Of course, I learned nothing about what it takes to become a special team this year. I learned, mostly, about ruin. What causes it and what it causes.
Many of you who are subscribers to the Web site may have already read this series on Indiana’s season, but I thought I would offer it here for those who hadn’t. Because as much as everyone is ready to move on to another new era, there is no easy, instant escape from the events of the past year.
Read the rest of this post »
That was the first concrete look at the IU football team. All-in-all a good day for Chappell, the running backs and defense, while the recievers didn’t have as a great a showing. Look in tomorrow’s copy of the Herald Times for further coverrage.
The receiving corps have dropped plenty of catchable balls today. The last to do so was #18 Walker-Roby, who dropped one across the middle. Evans has shown athleticism and and ability to break out of the pocket for a positive gain, which is the one dimension that Chappell is lacking. What Chappell lacks in the mobility department, he has made up with his arm, going 18-of-21 for 137 yards on the day.
While Chappell continues to impress, Evans has thrown his first interception of the day, as #17 Bruce Hampton jumped an out-route in the redzone for an interception.
Read the rest of this post »
Indiana’s practice held inside Mellencamp Pavilion late Friday afternoon was a light one with the first scrimmage of the spring ahead Saturday at 1:30.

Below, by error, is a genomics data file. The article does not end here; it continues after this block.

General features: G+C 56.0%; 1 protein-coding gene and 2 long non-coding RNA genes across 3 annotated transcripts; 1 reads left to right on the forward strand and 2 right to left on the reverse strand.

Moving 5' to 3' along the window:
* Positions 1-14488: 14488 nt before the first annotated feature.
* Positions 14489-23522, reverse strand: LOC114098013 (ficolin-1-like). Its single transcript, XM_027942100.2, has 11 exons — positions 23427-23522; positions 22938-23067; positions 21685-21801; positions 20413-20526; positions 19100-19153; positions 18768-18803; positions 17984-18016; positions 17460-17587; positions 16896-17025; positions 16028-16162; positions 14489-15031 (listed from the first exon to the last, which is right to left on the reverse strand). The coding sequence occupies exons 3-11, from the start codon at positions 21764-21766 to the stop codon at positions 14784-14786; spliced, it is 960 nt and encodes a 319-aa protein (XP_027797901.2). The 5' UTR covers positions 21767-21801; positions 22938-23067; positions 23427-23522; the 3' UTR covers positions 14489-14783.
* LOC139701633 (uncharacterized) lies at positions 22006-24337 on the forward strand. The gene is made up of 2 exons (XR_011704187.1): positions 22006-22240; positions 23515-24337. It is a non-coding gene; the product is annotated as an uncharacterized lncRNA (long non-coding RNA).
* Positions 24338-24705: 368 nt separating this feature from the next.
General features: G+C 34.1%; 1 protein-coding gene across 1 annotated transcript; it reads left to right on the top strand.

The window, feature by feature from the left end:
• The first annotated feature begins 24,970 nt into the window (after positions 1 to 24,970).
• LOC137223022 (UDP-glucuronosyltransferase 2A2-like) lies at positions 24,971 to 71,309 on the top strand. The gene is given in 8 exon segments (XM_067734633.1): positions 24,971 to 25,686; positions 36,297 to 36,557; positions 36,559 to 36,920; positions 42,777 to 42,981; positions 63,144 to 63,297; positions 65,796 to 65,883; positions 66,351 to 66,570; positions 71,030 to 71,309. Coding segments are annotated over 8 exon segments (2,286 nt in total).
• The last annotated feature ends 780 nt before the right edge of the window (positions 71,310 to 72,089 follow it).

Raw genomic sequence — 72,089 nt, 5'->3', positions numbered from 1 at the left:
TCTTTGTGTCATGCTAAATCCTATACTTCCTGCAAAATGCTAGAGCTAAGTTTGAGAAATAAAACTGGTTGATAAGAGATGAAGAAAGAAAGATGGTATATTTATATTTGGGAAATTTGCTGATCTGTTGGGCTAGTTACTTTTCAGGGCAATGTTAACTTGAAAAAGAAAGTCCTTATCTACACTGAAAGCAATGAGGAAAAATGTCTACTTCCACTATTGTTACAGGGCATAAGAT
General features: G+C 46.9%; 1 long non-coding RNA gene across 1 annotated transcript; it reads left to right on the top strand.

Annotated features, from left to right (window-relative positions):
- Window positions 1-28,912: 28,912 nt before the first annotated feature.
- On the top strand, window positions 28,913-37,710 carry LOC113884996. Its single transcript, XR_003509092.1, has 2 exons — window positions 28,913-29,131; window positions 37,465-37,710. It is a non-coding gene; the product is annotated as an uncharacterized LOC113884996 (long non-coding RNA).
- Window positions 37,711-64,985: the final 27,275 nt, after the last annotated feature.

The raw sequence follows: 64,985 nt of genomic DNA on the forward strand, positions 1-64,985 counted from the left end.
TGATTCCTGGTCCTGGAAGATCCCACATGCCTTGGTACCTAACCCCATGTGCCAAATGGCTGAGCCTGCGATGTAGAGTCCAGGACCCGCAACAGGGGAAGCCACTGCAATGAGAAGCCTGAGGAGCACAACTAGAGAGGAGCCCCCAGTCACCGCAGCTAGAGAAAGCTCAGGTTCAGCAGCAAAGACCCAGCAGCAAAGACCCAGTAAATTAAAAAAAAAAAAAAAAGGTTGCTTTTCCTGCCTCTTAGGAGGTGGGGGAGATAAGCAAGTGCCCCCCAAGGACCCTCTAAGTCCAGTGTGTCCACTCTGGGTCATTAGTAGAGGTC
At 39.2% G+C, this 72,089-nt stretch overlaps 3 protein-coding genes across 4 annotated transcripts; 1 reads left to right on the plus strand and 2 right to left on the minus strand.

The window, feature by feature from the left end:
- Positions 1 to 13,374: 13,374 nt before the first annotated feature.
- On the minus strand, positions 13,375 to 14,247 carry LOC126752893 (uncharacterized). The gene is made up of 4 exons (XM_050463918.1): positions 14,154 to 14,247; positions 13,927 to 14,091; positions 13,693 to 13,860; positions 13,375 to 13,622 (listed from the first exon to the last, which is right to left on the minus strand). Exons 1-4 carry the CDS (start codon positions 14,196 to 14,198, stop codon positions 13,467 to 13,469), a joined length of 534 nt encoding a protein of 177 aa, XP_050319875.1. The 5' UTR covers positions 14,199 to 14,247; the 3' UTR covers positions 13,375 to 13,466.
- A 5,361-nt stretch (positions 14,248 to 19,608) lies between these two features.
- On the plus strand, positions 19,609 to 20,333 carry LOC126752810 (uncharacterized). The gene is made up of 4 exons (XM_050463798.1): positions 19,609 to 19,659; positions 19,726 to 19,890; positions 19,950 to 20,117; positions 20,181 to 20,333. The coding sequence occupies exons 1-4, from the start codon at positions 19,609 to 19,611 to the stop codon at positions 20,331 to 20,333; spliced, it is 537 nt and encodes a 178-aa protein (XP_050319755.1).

So there wasn’t a lot of scrimmaging or anything else that looked much like real football. One thing that did catch my eye was how IU is using redshirt freshman tight end Max Dedmond all over the field.
Dedmond, one of the top-rated players in IU’s 2007 recruiting class, is a big target at 6-5, 238, but the Evansville native lines up at wide receiver and in the backfield as a fullback, as well as at a traditional tight end spot.
The IU depth chart at tight end has juniors Troy Wagner (6-5, 250) and Brian Zematis (6-3, 250 and the best blocker of the trio) at 1-2, but the Hoosiers are also planning on the agile Dedmond seeing playing time next season, tight ends coach Kyle Conner said, in a role somewhat similar to Dallas Clark of the Colts.
“He has excellent ball skills,” Conner said.
IU plans to use a three tight end set in short yardage situations next season and to add play action – again like the Colts – which should allow Dedmond to line up as a blocker but break downfield as a receiver.
A press release from IU . . .
Indiana University All-American freshman Eric Gordon will discuss his future plans in basketball at 4:30 p.m., Monday, April 7, at the JCC in Indianapolis. The event is open to the media and public.